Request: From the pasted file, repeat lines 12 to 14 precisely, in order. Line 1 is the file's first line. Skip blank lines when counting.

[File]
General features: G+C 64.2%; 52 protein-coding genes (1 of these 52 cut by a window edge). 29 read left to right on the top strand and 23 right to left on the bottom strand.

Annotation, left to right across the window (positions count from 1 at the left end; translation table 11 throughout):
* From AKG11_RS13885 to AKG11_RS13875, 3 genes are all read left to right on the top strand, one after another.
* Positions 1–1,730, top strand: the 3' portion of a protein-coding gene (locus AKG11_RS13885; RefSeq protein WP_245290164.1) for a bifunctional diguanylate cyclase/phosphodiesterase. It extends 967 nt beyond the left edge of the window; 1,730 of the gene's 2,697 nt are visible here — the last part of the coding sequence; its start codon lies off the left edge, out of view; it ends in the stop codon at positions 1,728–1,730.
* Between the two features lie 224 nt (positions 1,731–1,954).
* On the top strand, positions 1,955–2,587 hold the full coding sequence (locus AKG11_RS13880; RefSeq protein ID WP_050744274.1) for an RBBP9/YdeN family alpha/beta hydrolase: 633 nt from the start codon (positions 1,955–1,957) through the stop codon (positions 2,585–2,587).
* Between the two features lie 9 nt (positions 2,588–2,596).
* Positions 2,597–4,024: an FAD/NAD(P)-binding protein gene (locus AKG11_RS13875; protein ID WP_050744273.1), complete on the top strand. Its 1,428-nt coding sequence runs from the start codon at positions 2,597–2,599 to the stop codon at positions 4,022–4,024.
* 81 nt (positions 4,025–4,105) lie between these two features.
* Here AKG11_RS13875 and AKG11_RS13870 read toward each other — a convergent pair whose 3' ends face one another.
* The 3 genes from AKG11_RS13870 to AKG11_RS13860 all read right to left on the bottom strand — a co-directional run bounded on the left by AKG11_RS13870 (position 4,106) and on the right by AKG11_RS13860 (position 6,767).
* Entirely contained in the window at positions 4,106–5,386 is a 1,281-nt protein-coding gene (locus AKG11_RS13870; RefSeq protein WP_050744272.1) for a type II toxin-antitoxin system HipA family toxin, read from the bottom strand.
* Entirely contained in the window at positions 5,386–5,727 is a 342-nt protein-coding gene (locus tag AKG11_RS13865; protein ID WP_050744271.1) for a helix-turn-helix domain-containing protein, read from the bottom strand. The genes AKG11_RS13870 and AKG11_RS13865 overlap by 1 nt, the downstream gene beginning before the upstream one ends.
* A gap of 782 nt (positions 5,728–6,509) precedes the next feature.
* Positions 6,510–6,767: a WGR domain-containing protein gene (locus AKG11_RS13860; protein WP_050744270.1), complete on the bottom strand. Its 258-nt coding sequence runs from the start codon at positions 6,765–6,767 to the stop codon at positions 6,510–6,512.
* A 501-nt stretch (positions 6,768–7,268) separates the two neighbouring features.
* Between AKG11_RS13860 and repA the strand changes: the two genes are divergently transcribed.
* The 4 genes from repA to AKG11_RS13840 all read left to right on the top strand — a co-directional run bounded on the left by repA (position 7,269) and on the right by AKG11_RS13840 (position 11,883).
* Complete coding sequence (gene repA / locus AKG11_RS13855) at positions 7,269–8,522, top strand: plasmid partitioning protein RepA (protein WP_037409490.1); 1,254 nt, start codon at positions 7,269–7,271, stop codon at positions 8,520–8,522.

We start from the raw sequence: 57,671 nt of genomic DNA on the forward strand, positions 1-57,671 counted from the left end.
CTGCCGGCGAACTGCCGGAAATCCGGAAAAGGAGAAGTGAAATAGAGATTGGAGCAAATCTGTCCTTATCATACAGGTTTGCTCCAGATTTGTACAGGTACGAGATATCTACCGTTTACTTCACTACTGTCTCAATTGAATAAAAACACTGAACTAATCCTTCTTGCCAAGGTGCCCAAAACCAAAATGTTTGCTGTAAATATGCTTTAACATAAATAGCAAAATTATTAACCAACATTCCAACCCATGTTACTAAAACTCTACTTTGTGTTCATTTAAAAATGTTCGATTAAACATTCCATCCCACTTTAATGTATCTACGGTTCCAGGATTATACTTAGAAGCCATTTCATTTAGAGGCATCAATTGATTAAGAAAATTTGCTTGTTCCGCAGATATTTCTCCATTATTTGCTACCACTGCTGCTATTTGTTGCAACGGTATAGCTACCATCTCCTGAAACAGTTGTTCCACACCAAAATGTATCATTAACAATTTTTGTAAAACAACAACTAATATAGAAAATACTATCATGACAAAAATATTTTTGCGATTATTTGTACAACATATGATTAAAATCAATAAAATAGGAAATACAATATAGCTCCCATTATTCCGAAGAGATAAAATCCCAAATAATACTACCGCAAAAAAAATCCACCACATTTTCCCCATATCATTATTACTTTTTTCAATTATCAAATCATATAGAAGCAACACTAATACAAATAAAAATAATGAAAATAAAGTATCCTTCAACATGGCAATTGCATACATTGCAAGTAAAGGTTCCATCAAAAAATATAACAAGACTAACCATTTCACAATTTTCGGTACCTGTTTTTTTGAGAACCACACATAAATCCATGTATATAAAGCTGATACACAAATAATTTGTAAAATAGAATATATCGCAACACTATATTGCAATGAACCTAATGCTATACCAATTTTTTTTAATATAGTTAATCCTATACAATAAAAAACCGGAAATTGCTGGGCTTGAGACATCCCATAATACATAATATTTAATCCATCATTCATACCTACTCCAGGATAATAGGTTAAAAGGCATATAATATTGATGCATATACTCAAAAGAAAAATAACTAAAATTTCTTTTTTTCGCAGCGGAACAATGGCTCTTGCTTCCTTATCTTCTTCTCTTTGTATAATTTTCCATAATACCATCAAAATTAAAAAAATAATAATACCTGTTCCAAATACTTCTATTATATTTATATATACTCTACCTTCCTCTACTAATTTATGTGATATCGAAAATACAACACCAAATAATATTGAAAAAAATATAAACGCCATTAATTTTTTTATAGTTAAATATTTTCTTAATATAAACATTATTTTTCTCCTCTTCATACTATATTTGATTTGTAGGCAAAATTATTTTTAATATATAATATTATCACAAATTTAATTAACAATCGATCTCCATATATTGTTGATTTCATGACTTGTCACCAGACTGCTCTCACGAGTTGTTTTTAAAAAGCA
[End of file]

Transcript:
* Entirely contained in the window at positions 4,106–5,386 is a 1,281-nt protein-coding gene (locus AKG11_RS13870; RefSeq protein WP_050744272.1) for a type II toxin-antitoxin system HipA family toxin, read from the bottom strand.
* Entirely contained in the window at positions 5,386–5,727 is a 342-nt protein-coding gene (locus tag AKG11_RS13865; protein ID WP_050744271.1) for a helix-turn-helix domain-containing protein, read from the bottom strand. The genes AKG11_RS13870 and AKG11_RS13865 overlap by 1 nt, the downstream gene beginning before the upstream one ends.
* A gap of 782 nt (positions 5,728–6,509) precedes the next feature.